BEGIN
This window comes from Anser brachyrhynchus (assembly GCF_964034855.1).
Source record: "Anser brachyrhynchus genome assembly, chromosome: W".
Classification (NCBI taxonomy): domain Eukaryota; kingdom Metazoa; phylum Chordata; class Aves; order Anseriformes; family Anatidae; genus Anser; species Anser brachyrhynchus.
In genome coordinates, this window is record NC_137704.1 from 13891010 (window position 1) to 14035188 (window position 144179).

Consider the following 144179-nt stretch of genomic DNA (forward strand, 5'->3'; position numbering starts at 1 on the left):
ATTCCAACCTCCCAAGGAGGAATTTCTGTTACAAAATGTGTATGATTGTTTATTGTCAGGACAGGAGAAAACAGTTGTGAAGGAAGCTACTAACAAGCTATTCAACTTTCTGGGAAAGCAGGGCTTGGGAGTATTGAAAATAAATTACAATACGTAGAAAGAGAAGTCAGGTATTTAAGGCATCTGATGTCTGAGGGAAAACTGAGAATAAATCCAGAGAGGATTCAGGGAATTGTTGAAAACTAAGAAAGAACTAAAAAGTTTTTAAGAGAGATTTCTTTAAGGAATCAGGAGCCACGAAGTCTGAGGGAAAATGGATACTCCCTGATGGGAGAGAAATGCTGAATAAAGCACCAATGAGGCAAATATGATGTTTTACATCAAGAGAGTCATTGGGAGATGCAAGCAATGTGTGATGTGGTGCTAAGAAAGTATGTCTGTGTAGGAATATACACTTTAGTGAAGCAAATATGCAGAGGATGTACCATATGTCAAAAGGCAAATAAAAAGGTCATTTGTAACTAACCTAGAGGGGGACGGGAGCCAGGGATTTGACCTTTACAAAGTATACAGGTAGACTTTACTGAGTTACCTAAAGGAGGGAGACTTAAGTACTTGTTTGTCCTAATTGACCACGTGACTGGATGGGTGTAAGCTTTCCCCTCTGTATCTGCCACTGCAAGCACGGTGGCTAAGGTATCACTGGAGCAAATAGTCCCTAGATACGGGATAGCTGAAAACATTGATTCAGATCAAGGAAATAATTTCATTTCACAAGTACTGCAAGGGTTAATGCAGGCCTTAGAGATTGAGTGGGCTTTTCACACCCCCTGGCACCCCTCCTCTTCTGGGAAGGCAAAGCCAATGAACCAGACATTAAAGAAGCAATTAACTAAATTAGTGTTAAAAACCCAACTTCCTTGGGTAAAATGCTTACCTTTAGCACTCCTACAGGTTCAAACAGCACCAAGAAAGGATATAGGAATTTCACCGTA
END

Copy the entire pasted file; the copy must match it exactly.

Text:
This window comes from Anser brachyrhynchus (assembly GCF_964034855.1).
Source record: "Anser brachyrhynchus genome assembly, chromosome: W".
Classification (NCBI taxonomy): domain Eukaryota; kingdom Metazoa; phylum Chordata; class Aves; order Anseriformes; family Anatidae; genus Anser; species Anser brachyrhynchus.
In genome coordinates, this window is record NC_137704.1 from 13891010 (window position 1) to 14035188 (window position 144179).

Consider the following 144179-nt stretch of genomic DNA (forward strand, 5'->3'; position numbering starts at 1 on the left):
ATTCCAACCTCCCAAGGAGGAATTTCTGTTACAAAATGTGTATGATTGTTTATTGTCAGGACAGGAGAAAACAGTTGTGAAGGAAGCTACTAACAAGCTATTCAACTTTCTGGGAAAGCAGGGCTTGGGAGTATTGAAAATAAATTACAATACGTAGAAAGAGAAGTCAGGTATTTAAGGCATCTGATGTCTGAGGGAAAACTGAGAATAAATCCAGAGAGGATTCAGGGAATTGTTGAAAACTAAGAAAGAACTAAAAAGTTTTTAAGAGAGATTTCTTTAAGGAATCAGGAGCCACGAAGTCTGAGGGAAAATGGATACTCCCTGATGGGAGAGAAATGCTGAATAAAGCACCAATGAGGCAAATATGATGTTTTACATCAAGAGAGTCATTGGGAGATGCAAGCAATGTGTGATGTGGTGCTAAGAAAGTATGTCTGTGTAGGAATATACACTTTAGTGAAGCAAATATGCAGAGGATGTACCATATGTCAAAAGGCAAATAAAAAGGTCATTTGTAACTAACCTAGAGGGGGACGGGAGCCAGGGATTTGACCTTTACAAAGTATACAGGTAGACTTTACTGAGTTACCTAAAGGAGGGAGACTTAAGTACTTGTTTGTCCTAATTGACCACGTGACTGGATGGGTGTAAGCTTTCCCCTCTGTATCTGCCACTGCAAGCACGGTGGCTAAGGTATCACTGGAGCAAATAGTCCCTAGATACGGGATAGCTGAAAACATTGATTCAGATCAAGGAAATAATTTCATTTCACAAGTACTGCAAGGGTTAATGCAGGCCTTAGAGATTGAGTGGGCTTTTCACACCCCCTGGCACCCCTCCTCTTCTGGGAAGGCAAAGCCAATGAACCAGACATTAAAGAAGCAATTAACTAAATTAGTGTTAAAAACCCAACTTCCTTGGGTAAAATGCTTACCTTTAGCACTCCTACAGGTTCAAACAGCACCAAGAAAGGATATAGGAATTTCACCGTA